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Re: FoE taking the P155

If Green NGOs are campaigning against the use of glyphosate (more often known by the trade name "Roundup") in the EU, that means the chemical must be coming up for some sort of review for EU approval in the next year or so. Doing a quick bit of Googling it was last approved for use in the EU in 2002, with the next review having been due in 2012, but the 2012 review seems to have been postponed until 2015, two years away.

It looks like the Greenies are trying to claim glyphosate is toxic in some way to humans, but the main selling point of this particular weedkiller is that it is non-toxic, and it is supposedly less toxic than substances like table salt and aspirin. I wouldn't be surprised if there was a 97% or more consensus that it is non-toxic to humans.

The ideological motivation for the Greenies attacking Roundup is that it has been used in what the Greenies regard as the crime of 'ecocide'. As part of the USA's War on Drugs in South America, an aerial spraying programme was started up from the late 1990s for large areas of the Colombian Amazon jungle to inhibit the growing of coca (cocaine) plants. For Greenies, Roundup is the modern-day equivalent of "Agent Orange" used as a defoliant to clear areas of jungle in the Vietnam War. On top of that Roundup is sold by the firm that Greenies probably hate most in the world, Monsanto, who are also world leaders in GM food production. The holy grail for a small number of Greenie scientists is to find something wrong with glyphosate that they could use to get it banned - there was a paper published a couple of months ago by a member of the Union of Concerned Scientists, Anthony Samsel, which tried to claim glyphosate consumption was linked with gastrointestinal disorders, obesity, diabetes, heart disease, depression, autism, infertility, cancer and Alzheimer's disease.

Re: FoE taking the P155

Hmm, "traces".

A friend of mine was recently pulled over at Gatwick on the grounds that traces of explosive were found on his shoes. Turns out he'd been at a clay shoot the day before and walked through the area in front of the gun stands, where unburnt propellant fell.

This oversensitivity of detectors leaves gaping holes in (so-called) "security" measures. For example, as an activist for the Half-past four in the afternoon faction of the People's Liberation Front" you wish to get publicity. A good idea for plenty of press coverage is to cause a "security" "alert" at a major airport. Get a 12-bore cartridge and remove the propellant (we now know that the detectors are sensitive to cordite). Grind up fine in a mortar and place in small plastic bags. Wearing minimal disguise, enter the check-in area and unobtrusively scatter the powder on the baggage of people queueing to check in. Remember you are under CCTV snooping, so go to an airline desk and make some routine enquiry. Then leave.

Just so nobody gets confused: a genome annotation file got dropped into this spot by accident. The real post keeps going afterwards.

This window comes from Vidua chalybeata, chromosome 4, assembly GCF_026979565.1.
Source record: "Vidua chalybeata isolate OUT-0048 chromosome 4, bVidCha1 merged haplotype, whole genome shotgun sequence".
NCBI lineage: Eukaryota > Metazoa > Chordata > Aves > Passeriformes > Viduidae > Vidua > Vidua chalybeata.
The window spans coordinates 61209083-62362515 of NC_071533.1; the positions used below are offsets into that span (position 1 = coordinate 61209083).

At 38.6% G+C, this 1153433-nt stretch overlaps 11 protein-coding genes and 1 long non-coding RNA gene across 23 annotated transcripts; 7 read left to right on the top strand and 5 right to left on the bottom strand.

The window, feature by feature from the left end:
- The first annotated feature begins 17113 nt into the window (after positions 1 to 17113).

When your first victim finally reaches a check-in desk, their luggage goes on the belt and triggers the detectors in the baggage handling area. Pull baggage and find the owners. Restart the belts. Next baggage triggers the detectors. Same result. After three or four times (some, no doubt, caused by contamination of the belt) the Authorities have the unenviable choice of either deciding they are under a major attack and must therefore close the airport, or assuming the detectors are faulty, keeping quiet and letting everything through.

Similarly New "Scientist" recently carried a breathless piece about a new ultrasensitive explosives detector that could pick up traces on car door handles to enable detection of car bombs.

Let's think about this. In those parts of the world where car bombs are a genuine threat, hawkers and children frequently ply their trades in traffic jams, such as those queueing for a check-point. How simple to go up and down the queue with explosives on your hands, touching everybody's door handles?

Re: FoE taking the P155

Careful Disputin, talk like that will get PRISM focusing on you. Especially you, since your information is "external" to the US.

Re: FoE taking the P155

I was pulled over for a random search of my car at Dover/Folkstone (I have been so treated twice that I recall. I must fit someone's profile).
They did the open the boot routine and wipe all the surfaces with a gloved hand then put the glove in the sniffer machine.
I was very fortunate not to be making this trip too closely after a call I had made to the then operational (is it still?) factory in Somerset where they make plastic explosives. I was right in the heart peering at their vats and generally given a walk through of the process.
Now that would have given some one some fun that day..... but what about all those who actually work in such areas? Do they have to carry a card like Thyroid treatment patients who have to announce they are radioactive - before SWAT descends?

Re: FoE taking the P155

I suspect no card since 99.999% of tests are negative and the overwhelming majority of positives are false positives, such as those who have been around shoots or are legally carrying ammunition.

Has airport security sways ever actually worked, in terms of catching persons carrying explosives? The answer will of course be a wrong number, since the purpose is deterrence rather than detection.

Re: FoE taking the P155

How do you deter someone from blowing himself up?

The purpose of all these outrages boils down to publicity, so the logical way to fight it is to get the meejah to report "An aircraft crashed today. It was believed to be a bomb", but no way will they do that. Remember when Margaret Thatcher forbade the broadcasting of IRA statements? The BBC smirkingly had an actor (they said) read them out.